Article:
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The adage says that there are two sides to every story, but as most contemporary literature teachers can attest, there are many sides to every story-or at least many ways of looking at a story. Prestwick House's Multiple Perspectives Lesson Guides provide the high school teacher with everything she needs to guide her students through the study of the titles she teaches from a variety of critical viewpoints. Every Multiple Perspectives Lesson Guide provides a general introduction to the work (plot summary, introductions to key characters, brief discussions of social and historical background); clear and concise explanations of three critical theories (including feminism, Marxism, Freudianism, new historicism, and formalism); and reading, writing, and discussion activities designed to help students probe the familiar text in new and deeper ways. Teachers who want to take their teaching of literature beyond the tired plot pyramid and want their students to experience the books they love more than reader-response alone will let them, will find Prestwick House Multiple Perspectives Lessons Guides to be an invigorating addition to their course syllabus.
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Oprah Book Club® Selection, September 1997: In a small Cajun community in 1940s Louisiana, a young black man is about to go to the electric chair for murder. A white shopkeeper had died during a robbery gone bad; though the young man on trial had not been armed and had not pulled the trigger, in that time and place, there could be no doubt of the verdict or the penalty.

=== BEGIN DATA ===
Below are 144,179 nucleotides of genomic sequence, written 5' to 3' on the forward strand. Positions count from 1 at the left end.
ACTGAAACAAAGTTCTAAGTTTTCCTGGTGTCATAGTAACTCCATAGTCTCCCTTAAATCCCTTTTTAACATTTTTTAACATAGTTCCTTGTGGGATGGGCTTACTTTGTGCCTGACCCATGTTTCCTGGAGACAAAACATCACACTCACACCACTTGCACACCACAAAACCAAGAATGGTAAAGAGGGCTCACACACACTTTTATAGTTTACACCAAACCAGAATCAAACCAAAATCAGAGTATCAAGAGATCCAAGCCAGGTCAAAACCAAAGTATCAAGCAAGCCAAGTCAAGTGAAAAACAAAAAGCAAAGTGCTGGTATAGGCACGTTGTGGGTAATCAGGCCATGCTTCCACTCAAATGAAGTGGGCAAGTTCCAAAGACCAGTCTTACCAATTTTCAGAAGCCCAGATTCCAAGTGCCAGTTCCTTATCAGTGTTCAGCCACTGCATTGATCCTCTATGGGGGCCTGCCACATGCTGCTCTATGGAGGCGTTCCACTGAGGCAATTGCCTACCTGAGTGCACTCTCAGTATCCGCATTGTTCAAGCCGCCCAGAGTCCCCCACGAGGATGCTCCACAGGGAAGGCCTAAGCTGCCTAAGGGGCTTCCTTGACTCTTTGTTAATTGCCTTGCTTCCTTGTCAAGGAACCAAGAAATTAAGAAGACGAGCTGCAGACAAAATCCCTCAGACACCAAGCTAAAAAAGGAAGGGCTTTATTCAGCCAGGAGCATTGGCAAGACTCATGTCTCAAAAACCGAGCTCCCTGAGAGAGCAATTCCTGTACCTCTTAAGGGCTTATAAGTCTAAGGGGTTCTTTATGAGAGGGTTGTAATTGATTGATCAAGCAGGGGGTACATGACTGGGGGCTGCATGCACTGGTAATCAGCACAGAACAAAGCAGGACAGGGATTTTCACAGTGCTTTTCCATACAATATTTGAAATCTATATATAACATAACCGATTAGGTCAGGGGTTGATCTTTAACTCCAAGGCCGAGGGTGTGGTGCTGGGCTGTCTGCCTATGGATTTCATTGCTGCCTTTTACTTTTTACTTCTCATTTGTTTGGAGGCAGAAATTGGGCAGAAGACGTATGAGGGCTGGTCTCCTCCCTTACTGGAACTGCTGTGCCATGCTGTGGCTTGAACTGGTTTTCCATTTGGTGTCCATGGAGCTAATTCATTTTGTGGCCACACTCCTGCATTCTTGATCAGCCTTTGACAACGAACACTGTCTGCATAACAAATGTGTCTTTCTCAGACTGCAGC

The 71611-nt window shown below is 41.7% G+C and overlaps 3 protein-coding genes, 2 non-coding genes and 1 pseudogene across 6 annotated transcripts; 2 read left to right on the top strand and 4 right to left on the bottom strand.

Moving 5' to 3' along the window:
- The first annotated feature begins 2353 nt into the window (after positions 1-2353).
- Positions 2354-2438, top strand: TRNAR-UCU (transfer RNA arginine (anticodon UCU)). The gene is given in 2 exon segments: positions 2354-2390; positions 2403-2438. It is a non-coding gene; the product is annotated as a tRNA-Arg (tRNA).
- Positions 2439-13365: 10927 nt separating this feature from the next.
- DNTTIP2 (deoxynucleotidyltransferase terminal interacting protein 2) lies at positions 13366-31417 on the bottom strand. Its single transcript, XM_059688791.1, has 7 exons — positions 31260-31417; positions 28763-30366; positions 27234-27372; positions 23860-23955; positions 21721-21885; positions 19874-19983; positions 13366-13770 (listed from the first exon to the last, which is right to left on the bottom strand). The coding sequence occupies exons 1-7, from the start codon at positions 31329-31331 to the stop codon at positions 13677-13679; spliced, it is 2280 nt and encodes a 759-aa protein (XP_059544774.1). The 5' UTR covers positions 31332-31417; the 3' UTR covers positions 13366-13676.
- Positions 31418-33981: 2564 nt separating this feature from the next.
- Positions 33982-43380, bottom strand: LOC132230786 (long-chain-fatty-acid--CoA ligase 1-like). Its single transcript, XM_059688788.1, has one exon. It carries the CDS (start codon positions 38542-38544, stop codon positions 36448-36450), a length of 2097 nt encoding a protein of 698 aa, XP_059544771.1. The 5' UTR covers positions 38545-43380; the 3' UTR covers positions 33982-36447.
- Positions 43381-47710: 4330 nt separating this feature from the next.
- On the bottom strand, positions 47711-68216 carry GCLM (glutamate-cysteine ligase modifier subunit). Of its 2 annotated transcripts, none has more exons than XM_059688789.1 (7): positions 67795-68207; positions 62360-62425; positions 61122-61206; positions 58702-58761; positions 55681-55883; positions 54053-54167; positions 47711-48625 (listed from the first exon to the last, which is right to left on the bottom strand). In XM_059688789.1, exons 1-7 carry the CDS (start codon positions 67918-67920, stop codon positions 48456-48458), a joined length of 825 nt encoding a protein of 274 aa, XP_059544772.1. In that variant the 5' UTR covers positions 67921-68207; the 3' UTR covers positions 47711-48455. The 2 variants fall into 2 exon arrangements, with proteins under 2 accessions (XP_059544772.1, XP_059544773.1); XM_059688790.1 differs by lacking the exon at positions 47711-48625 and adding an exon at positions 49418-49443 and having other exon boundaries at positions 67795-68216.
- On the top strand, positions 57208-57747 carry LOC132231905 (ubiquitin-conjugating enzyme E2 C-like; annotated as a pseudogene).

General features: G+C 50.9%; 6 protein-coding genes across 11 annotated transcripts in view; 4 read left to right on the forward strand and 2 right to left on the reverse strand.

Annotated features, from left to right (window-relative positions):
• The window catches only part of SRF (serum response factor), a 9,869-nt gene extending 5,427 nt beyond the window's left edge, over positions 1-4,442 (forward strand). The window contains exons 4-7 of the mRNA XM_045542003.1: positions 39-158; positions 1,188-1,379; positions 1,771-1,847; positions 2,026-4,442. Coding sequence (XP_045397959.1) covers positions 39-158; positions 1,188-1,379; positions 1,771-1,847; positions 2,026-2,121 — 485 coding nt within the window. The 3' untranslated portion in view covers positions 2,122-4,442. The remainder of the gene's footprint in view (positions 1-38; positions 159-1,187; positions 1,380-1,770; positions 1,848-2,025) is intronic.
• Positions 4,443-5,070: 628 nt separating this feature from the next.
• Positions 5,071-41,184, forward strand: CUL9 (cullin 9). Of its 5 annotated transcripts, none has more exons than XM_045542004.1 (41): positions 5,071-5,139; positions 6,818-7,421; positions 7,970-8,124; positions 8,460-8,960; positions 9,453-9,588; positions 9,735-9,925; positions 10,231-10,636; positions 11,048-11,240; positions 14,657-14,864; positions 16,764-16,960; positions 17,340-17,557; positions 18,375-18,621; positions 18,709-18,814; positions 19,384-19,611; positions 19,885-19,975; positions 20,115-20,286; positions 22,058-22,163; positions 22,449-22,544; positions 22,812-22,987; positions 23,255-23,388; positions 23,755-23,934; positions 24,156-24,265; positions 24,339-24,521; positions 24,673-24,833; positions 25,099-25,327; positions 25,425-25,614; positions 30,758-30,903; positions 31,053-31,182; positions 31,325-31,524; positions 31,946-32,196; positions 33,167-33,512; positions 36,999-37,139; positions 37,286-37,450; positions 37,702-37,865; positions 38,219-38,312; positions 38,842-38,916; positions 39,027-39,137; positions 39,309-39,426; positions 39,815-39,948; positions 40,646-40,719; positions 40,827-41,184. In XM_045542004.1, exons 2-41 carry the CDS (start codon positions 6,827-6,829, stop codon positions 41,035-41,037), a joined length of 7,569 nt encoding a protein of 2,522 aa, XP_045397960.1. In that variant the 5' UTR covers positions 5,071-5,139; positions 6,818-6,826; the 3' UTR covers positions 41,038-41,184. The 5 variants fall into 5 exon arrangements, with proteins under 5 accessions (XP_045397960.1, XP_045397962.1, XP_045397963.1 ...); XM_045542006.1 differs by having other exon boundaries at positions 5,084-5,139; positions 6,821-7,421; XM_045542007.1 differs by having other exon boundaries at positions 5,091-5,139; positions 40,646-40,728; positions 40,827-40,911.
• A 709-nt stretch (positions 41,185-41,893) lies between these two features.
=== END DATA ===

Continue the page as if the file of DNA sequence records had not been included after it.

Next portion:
"I was not there, yet I was there. No, I did not go to the trial, I did not hear the verdict, because I knew all the time what it would be..." So begins Grant Wiggins, the narrator of Ernest J. Gaines's powerful exploration of race, injustice, and resistance, A Lesson Before Dying. If young Jefferson, the accused, is confined by the law to an iron-barred cell, Grant Wiggins is no less a prisoner of social convention. University educated, Grant has returned to the tiny plantation town of his youth, where the only job available to him is teaching in the small plantation church school. More than 75 years after the close of the Civil War, antebellum attitudes still prevail: African Americans go to the kitchen door when visiting whites and the two races are rigidly separated by custom and by law. Grant, trapped in a career he doesn't enjoy, eaten up by resentment at his station in life, and angered by the injustice he sees all around him, dreams of taking his girlfriend Vivian and leaving Louisiana forever. But when Jefferson is convicted and sentenced to die, his grandmother, Miss Emma, begs Grant for one last favor: to teach her grandson to die like a man.
As Grant struggles to impart a sense of pride to Jefferson before he must face his death, he learns an important lesson as well: heroism is not always expressed through action--sometimes the simple act of resisting the inevitable is enough. Populated by strong, unforgettable characters, Ernest J. Gaines's A Lesson Before Dying offers a lesson for a lifetime.From the Publisher:
6 1.5-hour cassettes
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Book Description Prestwick House, Inc., 2009. Paperback. Condition: New. Never used!. Seller Inventory # P111603891587
Book Description Prestwick House, Inc., 2009. Paperback. Condition: New. Brand New!. Seller Inventory # VIB1603891587